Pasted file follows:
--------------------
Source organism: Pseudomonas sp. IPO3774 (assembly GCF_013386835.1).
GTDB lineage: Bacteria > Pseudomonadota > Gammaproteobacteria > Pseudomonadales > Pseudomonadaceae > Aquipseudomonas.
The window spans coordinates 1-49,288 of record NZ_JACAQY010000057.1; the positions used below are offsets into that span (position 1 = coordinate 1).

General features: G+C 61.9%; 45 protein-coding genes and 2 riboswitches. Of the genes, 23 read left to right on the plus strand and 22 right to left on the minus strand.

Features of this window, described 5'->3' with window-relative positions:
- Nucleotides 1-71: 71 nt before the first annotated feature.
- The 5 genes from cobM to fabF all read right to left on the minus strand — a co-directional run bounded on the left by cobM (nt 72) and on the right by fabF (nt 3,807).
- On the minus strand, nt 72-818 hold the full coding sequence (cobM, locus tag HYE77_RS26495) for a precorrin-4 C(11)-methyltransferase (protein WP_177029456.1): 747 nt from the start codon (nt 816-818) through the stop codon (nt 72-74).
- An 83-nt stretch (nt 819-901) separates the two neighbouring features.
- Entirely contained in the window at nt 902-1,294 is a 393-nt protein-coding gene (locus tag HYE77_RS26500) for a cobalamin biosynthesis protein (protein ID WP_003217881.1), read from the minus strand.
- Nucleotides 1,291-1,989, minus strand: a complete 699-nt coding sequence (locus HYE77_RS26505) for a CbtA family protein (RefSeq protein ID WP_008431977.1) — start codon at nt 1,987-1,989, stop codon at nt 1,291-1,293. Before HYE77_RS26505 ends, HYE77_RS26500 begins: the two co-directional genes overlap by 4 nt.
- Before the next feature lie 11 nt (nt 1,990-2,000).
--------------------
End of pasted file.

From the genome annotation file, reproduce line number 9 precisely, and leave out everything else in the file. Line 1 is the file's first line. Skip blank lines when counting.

- An 83-nt stretch (nt 819-901) separates the two neighbouring features.